Scouting new Sixer Niang, who should be an upgrade over Scott


Mike Scott solved no playoff problems for the Sixers last season.

Will Georges Niang be any different? 

Niang, who’s about five years younger than Scott and signed a two-year, $6.7 million deal with the Sixers this offseason, is known primarily as a shooter. For certain college basketball fans, his do-everything, four-year career at Iowa State also might come to mind.

The marksman reputation is valid — Niang is at 40.4 percent from three-point range in the NBA — although it’s not Niang’s only notable quality, as the video above covers.

We’ll see exactly how Niang’s production compares to Scott’s, but it’s a good bet that he’ll be a touch more versatile offensively. While both players mostly fired from long distance last year (threes were 75 percent of Scott’s shot attempts and 73 percent of Niang’s, per Cleaning the Glass), that statistic doesn’t fully illustrate Niang’s game.

“Obviously shooting is the thing that I do well, but when shots get taken away, being able to get in the lane and create for others — and be a bigger body on defense," Niang said at his introductory press conference last month. “Obviously the four spot, you need some size in this league — so bringing size and versatility, being able to guard multiple positions. And creating when the shot isn’t there. I’m not a one-dimensional shooter. If those things are taken away, be able to create for other guys, to attract the defense over and get other guys open looks.”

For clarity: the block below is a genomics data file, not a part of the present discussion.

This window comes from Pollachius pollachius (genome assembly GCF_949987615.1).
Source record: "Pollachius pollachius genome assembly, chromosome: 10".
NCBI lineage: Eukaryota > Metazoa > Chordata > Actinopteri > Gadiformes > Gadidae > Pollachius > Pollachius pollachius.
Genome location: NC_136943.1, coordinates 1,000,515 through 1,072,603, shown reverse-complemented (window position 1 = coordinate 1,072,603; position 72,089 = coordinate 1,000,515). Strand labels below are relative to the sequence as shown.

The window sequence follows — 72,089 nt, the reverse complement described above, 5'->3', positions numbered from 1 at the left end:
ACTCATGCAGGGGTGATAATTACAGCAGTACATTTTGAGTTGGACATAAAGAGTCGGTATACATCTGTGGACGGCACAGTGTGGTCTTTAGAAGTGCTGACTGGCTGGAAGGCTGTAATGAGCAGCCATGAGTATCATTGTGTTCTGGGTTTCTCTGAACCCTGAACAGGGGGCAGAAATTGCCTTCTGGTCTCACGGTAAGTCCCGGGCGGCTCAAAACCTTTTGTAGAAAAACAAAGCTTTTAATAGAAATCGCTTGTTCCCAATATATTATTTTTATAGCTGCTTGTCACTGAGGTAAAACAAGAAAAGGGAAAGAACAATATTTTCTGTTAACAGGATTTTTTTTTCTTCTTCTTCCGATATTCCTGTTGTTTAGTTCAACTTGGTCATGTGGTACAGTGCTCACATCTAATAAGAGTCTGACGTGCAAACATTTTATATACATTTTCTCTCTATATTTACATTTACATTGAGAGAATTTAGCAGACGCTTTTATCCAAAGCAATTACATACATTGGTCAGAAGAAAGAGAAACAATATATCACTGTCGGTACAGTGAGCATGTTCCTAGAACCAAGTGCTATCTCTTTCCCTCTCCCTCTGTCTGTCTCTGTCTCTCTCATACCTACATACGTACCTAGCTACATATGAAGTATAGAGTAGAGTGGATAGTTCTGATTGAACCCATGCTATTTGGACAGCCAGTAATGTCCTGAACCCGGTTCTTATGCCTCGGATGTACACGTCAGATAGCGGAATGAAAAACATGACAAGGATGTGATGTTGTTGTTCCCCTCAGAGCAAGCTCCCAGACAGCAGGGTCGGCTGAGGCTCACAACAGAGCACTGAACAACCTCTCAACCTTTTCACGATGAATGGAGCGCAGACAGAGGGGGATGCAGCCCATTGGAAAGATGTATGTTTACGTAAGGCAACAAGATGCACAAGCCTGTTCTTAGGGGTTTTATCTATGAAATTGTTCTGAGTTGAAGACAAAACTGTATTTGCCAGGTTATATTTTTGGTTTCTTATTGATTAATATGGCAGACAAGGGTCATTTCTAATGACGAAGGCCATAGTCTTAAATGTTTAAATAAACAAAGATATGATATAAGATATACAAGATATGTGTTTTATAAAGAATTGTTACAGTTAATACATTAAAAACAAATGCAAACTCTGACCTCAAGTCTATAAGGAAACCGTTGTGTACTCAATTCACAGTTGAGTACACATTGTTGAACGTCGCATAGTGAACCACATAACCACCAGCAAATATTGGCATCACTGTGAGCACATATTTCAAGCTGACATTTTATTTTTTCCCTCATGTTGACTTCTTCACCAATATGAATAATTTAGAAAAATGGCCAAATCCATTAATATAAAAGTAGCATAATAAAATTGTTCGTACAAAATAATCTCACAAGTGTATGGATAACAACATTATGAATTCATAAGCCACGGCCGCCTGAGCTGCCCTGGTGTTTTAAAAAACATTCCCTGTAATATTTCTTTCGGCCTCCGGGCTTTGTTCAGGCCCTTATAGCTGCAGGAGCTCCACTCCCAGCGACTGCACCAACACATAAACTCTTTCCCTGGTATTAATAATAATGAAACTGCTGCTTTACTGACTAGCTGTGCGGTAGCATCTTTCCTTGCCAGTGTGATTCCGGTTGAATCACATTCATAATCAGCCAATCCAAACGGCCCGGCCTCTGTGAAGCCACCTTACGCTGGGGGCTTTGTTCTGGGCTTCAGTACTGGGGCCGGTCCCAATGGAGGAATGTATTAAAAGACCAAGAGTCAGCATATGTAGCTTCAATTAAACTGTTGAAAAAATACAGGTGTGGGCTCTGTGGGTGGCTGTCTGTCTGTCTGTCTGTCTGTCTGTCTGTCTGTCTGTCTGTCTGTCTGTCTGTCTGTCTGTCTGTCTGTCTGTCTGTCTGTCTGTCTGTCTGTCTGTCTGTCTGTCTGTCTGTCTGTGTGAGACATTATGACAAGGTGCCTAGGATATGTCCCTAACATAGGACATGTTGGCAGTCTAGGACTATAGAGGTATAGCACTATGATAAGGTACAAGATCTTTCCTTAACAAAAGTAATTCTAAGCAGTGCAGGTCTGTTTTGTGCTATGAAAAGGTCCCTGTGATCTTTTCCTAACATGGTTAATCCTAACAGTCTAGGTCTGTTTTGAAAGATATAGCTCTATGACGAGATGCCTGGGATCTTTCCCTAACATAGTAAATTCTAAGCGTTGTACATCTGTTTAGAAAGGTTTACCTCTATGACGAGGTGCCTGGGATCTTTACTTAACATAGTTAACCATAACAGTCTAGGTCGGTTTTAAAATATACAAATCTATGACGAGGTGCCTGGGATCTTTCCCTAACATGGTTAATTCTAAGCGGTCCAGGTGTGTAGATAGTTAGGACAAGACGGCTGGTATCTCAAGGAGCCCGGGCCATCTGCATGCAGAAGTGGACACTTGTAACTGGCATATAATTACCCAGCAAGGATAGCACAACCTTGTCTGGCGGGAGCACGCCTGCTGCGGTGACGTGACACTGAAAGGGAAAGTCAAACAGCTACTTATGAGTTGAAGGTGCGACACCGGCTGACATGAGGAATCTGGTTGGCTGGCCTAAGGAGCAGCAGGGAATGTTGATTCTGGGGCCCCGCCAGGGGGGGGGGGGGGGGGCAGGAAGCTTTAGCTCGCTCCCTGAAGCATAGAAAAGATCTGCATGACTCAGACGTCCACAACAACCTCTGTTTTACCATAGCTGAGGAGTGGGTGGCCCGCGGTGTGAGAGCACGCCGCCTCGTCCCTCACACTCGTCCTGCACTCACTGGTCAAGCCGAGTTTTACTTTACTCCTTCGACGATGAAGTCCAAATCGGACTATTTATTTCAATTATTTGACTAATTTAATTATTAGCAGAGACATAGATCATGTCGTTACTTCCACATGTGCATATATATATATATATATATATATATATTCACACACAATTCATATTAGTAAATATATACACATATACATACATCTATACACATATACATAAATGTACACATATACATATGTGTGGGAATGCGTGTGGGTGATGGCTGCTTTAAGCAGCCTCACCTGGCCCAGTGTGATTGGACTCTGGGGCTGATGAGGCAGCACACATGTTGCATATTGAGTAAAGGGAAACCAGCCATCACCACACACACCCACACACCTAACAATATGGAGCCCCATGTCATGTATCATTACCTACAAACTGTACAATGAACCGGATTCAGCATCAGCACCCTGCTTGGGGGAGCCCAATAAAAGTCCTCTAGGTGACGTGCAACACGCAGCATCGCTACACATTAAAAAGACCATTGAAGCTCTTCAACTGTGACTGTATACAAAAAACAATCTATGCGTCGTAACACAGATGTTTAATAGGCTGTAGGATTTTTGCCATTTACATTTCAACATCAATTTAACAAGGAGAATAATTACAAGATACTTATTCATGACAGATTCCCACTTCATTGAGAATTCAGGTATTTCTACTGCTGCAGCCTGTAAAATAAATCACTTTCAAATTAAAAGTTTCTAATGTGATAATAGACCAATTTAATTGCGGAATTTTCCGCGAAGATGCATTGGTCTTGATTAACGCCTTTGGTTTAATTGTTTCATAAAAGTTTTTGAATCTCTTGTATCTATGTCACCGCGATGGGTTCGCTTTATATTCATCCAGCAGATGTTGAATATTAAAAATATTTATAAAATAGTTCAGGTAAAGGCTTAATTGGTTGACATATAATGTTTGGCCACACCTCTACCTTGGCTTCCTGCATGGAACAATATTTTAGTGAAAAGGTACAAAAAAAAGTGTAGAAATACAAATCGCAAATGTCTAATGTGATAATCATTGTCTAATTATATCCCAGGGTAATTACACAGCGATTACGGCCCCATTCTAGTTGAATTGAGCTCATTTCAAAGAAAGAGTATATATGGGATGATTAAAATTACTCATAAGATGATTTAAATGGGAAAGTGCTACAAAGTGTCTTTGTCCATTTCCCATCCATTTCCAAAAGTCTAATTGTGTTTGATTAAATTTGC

Niang is capable in dribble handoffs, as a pick-and-popper, and as a driver and passer off of closeouts. He’s absolutely not an explosive athlete or a brilliant facilitator, but it’s nice that he can contribute in ways besides camping out and shooting when open. 

To be clear, however, Niang will do a fair amount of biding his time in the corners. What’s difficult to know at the moment is who will conduct the action when he’s on the floor. The conventional wisdom during Ben Simmons’ time as a Sixer has been that maximizing the shooting around the 25-year-old is the optimal approach. Indeed, despite Scott’s unimpressive individual season, the Sixers outscored teams by 4.5 points per 100 possessions when Simmons and Scott shared the floor during the 2020-21 campaign. Standing behind the arc and having the willingness to shoot checked off two important boxes in Simmons lineups.

If the ongoing Simmons drama unfolds such that Tyrese Maxey and/or Shake Milton are the Sixers’ primary second-unit ball handlers, Niang’s shooting should still be valuable. And, given Andre Drummond’s old-school, interior-focused style, it borders on being a necessity.

Perhaps Niang, like Scott, will receive some small-ball center minutes, too. He said he's “more than willing to do that to help my team win."

For a player nicknamed the “Minivan,” not much time has to be spent on Niang’s defensive deficiencies. He’s worse as a pure athlete than the typical NBA player and must compensate by understanding his man’s tendencies and steering clear (pun intended) of mistakes like leaving his feet on pump fakes or losing track of his assignment off the ball. 

The 28-year-old played in every one of Utah’s 83 games last season (counting the playoffs), which indicates the trust he gained from Jazz head coach Quin Snyder. Doc Rivers also likes reliable veterans — which head coach doesn't? — and that’s a role Niang should be able to fill for the Sixers.